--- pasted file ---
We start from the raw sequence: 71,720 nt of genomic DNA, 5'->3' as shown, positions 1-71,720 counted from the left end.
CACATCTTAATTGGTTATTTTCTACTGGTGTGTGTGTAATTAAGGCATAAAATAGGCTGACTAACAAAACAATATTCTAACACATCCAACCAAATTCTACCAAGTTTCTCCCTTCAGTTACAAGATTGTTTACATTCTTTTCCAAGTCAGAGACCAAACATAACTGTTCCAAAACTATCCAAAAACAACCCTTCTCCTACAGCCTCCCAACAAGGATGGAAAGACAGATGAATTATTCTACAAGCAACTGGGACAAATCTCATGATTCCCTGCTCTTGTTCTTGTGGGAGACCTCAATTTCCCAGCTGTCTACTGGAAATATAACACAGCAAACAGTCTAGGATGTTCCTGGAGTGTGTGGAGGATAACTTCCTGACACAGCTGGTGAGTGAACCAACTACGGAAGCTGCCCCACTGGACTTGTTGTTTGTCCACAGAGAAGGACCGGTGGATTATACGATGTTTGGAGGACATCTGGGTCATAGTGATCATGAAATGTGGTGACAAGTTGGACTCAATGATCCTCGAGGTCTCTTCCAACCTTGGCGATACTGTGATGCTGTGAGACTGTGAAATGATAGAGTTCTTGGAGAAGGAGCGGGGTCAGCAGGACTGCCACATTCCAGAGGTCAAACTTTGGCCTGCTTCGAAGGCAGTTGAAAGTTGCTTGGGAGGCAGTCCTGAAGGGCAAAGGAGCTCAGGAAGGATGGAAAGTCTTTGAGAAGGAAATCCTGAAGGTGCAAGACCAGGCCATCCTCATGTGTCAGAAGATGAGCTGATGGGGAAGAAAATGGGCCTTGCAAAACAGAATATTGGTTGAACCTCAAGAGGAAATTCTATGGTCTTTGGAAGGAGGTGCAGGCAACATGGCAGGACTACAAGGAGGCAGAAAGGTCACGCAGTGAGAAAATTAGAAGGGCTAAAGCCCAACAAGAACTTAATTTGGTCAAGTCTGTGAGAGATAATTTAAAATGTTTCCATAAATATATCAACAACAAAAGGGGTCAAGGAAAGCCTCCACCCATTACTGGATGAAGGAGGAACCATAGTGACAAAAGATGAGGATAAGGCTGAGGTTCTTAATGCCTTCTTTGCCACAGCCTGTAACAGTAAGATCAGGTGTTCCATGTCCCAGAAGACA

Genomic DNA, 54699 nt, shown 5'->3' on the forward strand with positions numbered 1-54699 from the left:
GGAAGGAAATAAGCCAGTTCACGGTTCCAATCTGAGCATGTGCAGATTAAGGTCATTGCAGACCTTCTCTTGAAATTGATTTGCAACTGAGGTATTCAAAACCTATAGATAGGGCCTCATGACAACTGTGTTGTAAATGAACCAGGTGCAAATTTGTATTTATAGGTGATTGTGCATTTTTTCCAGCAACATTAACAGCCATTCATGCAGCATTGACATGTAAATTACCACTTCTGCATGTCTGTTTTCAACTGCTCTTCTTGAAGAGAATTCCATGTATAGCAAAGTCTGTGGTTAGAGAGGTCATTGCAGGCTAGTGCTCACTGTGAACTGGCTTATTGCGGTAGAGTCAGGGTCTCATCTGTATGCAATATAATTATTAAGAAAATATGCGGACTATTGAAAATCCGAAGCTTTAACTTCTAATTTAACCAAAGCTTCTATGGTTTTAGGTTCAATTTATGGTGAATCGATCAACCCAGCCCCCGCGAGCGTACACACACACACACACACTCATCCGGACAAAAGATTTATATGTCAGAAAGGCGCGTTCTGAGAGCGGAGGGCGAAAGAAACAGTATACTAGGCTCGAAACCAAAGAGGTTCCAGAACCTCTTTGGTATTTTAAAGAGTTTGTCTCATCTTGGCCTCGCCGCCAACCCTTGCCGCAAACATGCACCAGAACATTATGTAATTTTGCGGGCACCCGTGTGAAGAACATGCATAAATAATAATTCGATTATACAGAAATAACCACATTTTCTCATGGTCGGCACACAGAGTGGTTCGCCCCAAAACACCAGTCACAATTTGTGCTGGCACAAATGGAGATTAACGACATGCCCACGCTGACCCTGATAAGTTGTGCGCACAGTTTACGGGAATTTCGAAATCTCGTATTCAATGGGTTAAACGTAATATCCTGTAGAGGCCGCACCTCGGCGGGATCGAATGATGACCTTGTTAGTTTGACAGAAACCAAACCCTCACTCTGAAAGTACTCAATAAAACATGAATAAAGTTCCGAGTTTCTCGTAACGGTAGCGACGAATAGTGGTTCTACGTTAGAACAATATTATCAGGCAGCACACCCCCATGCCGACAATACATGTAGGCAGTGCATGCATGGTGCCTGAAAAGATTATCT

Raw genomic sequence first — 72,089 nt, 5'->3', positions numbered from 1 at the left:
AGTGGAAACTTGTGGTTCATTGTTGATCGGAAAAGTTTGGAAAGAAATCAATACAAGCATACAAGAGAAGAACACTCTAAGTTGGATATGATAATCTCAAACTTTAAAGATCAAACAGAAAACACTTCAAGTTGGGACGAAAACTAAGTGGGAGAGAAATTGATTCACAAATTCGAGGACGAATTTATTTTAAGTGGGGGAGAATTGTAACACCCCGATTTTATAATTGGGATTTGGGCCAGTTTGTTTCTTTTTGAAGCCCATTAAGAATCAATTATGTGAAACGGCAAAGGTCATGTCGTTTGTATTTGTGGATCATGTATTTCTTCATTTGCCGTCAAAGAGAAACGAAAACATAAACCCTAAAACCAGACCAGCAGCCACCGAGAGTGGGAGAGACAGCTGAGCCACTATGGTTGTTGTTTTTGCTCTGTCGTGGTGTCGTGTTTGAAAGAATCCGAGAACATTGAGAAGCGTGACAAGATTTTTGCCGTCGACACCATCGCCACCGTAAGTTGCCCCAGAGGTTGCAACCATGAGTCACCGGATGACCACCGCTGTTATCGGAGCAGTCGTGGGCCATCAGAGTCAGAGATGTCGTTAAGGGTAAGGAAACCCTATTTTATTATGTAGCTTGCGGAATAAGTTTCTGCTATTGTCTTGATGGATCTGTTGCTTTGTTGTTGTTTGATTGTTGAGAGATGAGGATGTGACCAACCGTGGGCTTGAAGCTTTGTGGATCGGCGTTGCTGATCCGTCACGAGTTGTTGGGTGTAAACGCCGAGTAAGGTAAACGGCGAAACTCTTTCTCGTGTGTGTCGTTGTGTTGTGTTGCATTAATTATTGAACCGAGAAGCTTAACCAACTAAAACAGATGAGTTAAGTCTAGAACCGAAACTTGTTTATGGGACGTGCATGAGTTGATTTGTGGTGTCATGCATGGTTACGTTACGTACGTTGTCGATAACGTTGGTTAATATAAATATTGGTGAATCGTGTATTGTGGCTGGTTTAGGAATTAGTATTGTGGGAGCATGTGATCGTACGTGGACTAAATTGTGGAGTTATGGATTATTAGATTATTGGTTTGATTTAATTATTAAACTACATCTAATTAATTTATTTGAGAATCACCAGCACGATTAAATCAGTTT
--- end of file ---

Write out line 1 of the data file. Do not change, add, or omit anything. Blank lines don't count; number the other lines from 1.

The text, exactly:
We start from the raw sequence: 71,720 nt of genomic DNA, 5'->3' as shown, positions 1-71,720 counted from the left end.